Nanoparticles: Good News, Bad News
Everywhere you look these days you see references to nanotechnology. For the curious generalist there is even a Nanotechnology for Dummies volume in the familiar yellow-covered series.
The scientific literature, too, is replete with nanotech work from all manner of researchers and all corners of the globe. Two caught my eye recently, exemplifying both the promise and the peril, at least in biomedical application.
On the positive side of the ledger, a bicoastal research team from California and Massachusetts published new results on the use of “nanoworms” in anticancer diagnostics and therapy (Advanced Materials 20 (2008): 1630-1635). Such beasties are composed of both iron oxides and dextran, the former useful in MRI imaging and the latter helpful in escaping the normally rapid and efficient body elimination processes. By controlling the size and shape of the nanoworms, the researchers were able to demonstrate very effective tumor targeting in mice.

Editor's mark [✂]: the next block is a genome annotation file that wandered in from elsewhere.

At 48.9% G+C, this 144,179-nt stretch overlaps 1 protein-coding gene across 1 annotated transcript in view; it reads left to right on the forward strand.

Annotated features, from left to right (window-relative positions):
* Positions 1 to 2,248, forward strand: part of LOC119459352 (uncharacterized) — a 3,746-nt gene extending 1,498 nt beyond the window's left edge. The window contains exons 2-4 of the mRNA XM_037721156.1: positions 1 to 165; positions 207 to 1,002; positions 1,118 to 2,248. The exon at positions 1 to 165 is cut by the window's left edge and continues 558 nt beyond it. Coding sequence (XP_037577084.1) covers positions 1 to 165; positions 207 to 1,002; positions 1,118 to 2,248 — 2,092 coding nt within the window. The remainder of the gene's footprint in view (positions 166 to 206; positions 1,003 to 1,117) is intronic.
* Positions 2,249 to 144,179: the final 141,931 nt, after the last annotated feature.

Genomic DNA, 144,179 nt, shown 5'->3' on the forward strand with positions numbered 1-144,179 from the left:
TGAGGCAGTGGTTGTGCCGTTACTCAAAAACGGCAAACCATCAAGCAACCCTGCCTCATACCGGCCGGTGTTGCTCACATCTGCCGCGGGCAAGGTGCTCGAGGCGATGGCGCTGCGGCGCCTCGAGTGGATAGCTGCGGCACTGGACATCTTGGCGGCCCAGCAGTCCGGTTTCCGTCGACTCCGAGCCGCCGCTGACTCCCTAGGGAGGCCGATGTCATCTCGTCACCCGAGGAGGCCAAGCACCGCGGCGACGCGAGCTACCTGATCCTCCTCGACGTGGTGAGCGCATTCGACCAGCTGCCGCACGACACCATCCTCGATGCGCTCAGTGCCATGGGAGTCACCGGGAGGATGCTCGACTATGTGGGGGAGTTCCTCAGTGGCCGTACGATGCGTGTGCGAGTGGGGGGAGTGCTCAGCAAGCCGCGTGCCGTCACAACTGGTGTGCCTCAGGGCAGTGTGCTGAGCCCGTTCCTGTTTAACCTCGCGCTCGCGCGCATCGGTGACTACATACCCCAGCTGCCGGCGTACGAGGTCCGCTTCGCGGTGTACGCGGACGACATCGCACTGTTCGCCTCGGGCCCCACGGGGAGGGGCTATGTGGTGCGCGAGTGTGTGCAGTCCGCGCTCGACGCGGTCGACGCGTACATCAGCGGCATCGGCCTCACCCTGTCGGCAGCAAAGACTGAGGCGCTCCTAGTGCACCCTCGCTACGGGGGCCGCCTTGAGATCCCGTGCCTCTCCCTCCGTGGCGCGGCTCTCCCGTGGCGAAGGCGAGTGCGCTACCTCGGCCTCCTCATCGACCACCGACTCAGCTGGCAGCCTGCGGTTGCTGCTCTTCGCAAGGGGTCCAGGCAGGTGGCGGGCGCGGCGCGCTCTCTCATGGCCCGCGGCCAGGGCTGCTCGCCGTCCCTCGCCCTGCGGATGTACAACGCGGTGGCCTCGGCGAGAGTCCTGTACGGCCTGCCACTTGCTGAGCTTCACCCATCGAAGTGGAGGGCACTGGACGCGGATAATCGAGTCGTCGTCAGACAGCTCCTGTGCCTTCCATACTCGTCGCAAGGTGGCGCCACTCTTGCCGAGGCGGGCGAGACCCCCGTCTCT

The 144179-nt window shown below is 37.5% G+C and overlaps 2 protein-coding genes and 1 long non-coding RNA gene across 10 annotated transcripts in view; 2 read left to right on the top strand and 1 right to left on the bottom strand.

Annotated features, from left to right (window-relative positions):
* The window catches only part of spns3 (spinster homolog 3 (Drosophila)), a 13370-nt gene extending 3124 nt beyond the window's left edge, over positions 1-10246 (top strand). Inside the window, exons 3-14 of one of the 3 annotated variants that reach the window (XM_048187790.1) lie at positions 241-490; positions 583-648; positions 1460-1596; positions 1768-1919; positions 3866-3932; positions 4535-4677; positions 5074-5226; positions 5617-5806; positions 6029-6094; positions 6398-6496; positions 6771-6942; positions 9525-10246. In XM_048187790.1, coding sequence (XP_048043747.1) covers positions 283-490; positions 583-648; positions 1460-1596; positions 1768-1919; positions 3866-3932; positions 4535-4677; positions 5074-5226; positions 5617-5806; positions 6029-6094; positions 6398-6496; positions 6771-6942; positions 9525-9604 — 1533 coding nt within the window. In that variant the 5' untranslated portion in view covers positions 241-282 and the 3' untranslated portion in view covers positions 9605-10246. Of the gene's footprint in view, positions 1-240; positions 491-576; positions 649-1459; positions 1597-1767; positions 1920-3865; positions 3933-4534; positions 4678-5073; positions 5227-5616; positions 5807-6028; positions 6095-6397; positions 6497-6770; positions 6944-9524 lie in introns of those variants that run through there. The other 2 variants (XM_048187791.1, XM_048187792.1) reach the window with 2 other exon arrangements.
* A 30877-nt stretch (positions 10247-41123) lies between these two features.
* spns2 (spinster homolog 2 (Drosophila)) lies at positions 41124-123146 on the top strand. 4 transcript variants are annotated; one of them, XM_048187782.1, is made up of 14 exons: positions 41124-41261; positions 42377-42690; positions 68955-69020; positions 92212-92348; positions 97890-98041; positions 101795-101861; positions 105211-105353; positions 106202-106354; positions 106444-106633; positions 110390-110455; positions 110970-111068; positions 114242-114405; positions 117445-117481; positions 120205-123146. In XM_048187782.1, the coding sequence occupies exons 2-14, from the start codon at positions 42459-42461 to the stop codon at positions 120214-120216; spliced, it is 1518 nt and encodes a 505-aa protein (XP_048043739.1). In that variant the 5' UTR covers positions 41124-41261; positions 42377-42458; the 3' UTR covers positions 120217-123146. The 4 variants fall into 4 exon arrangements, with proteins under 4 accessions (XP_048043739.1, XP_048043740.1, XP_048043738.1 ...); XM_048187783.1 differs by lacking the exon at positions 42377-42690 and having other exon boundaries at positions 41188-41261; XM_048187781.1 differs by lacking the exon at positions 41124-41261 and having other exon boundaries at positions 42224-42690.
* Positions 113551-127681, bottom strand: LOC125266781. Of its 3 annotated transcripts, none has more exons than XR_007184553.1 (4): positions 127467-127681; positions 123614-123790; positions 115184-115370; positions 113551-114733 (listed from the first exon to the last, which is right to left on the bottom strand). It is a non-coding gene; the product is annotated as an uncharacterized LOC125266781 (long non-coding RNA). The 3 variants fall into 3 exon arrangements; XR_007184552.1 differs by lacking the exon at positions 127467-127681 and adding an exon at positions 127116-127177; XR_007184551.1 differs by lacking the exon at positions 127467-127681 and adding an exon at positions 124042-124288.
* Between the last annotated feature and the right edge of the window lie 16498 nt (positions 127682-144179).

A darker cloud was raised by an English/American collaboration demonstrating asbestos-like toxicity when carbon nanotubes are injected into the abdominal cavity of mice. (Nature Nanotechnology, published online May 20, 2008). Such nanotubes are widely available, so toxicity studies were eminently predictable. So far, though, the results do not address the biggest bugaboo about asbestos, namely induction of the nasty type of lung cancer called mesothelioma.
Since the aspect ratio of the fibers (and the nanoworms) is more important than the chemical composition in determining biological response, one anticipates that clever materials scientists will be able to engineer out dangerous toxicities. Still, the juxtaposition of these two studies illustrates the inevitable yin and yang of all emerging technologies.